The outfit my avatar wore to Saturday's chess tournament, again by Vita's Boudoir with a mask by Illusions. The picture was taken at Retropolis.
( Collapse )
I've found myself thinking more about Steve Jobs. I was at my parents' house on Saturday, and I could tell my mother and maybe my sister both seemed to feel Jobs was a great innovator, pretty much like the rest of the world. Maybe the key there is that they both have iPhones and I don't. Maybe I'd feel differently if I wasn't too poor to afford Apple products.
It's one of those occasions where I feel sort of like the sickly weird wildebeest trailing behind the herd, so I watched the video of Jobs' Stanford graduation commencement speech Caitlin posted on her blog;
I was only able to watch half of it at first. I just can't seem to handle it when people brag about themselves, and when I saw at least part of the speech was going to be Jobs talking about how wonderful he is, I had to switch off. But I guess that might be the expected thing for commencement speeches, and displays of great self esteem is kind of an American cultural norm now, so maybe it's expecting a little too much holding these things against Jobs particularly. I also didn't really respect his casual reference to Microsoft's Windows basically stealing the format of the Mac OS when in reality Microsoft and Apple both "stole" the interface from Xerox. It's not an argument I've particularly held against Microsoft or Apple. To me, that's sort of like saying every car made now is a rip off of the Model T.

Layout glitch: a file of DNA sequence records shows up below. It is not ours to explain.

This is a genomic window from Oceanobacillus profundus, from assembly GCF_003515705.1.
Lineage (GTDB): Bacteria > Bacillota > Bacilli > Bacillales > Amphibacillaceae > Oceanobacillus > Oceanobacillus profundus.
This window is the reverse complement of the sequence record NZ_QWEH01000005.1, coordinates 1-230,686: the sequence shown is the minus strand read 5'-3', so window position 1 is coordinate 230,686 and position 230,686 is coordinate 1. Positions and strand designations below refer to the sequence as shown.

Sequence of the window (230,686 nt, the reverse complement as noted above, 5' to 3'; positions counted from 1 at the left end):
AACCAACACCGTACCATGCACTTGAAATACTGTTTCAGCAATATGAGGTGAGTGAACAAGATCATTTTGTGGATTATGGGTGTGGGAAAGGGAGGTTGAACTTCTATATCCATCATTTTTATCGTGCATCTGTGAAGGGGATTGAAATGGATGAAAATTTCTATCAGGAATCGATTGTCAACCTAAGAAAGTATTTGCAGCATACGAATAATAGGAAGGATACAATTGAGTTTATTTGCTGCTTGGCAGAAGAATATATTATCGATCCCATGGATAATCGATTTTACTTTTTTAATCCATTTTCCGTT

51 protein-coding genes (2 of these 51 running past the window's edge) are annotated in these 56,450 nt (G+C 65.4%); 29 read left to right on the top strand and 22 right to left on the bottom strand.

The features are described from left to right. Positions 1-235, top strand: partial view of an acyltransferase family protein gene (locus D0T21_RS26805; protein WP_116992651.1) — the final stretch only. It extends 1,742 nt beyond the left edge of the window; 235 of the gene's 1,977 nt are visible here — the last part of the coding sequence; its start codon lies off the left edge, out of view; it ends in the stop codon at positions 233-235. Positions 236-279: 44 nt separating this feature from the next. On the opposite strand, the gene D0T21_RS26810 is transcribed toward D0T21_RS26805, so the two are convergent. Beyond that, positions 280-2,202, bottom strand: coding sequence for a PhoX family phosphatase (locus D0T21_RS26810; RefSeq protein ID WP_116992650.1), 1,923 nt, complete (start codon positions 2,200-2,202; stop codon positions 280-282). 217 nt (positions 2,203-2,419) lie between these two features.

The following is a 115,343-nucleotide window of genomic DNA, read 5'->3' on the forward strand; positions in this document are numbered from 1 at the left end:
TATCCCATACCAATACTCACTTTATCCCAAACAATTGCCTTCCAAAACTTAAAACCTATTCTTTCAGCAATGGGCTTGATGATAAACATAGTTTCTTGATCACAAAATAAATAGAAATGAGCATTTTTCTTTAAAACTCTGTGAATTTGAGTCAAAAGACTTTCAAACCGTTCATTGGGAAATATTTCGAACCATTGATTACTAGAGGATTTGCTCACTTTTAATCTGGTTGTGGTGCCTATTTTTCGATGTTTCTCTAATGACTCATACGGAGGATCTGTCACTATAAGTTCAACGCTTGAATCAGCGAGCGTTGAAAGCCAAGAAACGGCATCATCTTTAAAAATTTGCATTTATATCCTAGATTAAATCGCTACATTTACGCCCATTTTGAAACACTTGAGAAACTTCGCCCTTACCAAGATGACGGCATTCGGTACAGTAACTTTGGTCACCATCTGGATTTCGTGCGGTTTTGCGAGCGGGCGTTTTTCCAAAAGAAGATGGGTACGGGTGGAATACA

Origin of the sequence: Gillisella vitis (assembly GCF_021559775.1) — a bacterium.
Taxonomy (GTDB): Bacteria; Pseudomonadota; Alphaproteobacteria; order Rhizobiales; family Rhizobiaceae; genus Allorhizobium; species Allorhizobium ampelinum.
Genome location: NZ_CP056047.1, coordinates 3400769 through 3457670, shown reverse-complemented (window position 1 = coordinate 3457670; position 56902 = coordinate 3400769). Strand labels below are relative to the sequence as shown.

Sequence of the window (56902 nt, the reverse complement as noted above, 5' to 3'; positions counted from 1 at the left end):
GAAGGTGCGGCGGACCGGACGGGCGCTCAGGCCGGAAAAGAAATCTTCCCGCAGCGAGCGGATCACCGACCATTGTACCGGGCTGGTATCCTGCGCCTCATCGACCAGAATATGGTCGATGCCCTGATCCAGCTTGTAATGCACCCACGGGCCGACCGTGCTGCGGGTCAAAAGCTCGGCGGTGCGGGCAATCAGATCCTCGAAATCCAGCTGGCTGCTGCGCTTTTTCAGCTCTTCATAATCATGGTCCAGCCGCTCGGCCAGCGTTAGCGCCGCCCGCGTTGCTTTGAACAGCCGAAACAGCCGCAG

But once past all this, I did find the philosophy Jobs expressed of doing what you love, consequences be damned, is a philosophy I have tended to agree with, though it seems to be contradicting many of the people now praising Jobs, including Caitlin, who was critical of the "fuck plan B" Twitter trend. What better way to say "fuck plan B" than to drop your regular college classes to study calligraphy?
Anyway, I tried to think about how the iPods and iPads were really wonderful, life changing innovations. Inasmuch as I can see that the iPad is clearly modelled on the PADD introduced in Star Trek: The Next Generation, I can kind of understand it.
I think one of the reasons Doctor Who seems to be more popular now is that Doctor Who always had the police box, was always kind of blasé about "futuristic" when that was largely the appeal of Star Trek--so much of the once fascinatingly futuristic look of Star Trek has either already come true or just looks dated. But I remember thinking how neat it was the characters could access so much information on those sleek little devices.
I mean, I agree with David Lynch that it's sad people think watching movies on the little screens is just as good as watching it on a big screen. But as with my Kindle, I can't ignore the utility this might potentially introduce. Even as I certainly think reading from a real book is a superior experience, I can carry whole libraries on my Kindle and grab thousands of free masterpieces off Amazon at a moment's notice. I watched His Girl Friday on my iPod when the power went out, after all.
So, okay. What am I saying? I don't quite understand the devotion people have to Apple, particularly to their aesthetic, but I'm sorry you folks lost a person involved with something you love and I can sort of vaguely understand. Well, I'm really trying.
Damn, I still feel like the sickly wildebeest. Maybe it was all that Vietnamese food I had for lunch.
Twitter Sonnet #311
Noodle questions plague marinara blob.
Wrathful basil leaves only a small bone.
Turning hands molest a helpless doorknob.
A plaid phone emits a tartan ring tone.
Egg feet feel nothing of olive oil.
Leaf spears bend in a vegan butter sky.
Resonant beeswax comes to a boil.
Rainbow bowling pins grant another try.
Misspelled chow mein sky writing drizzles down.
Fortune favours those who predict present.
The mind sticks onto a unique grey clown.
A full moon bulges out of a crescent.
Crashing creature pushes a booth to black.
The asterisk balloon has a heart attack.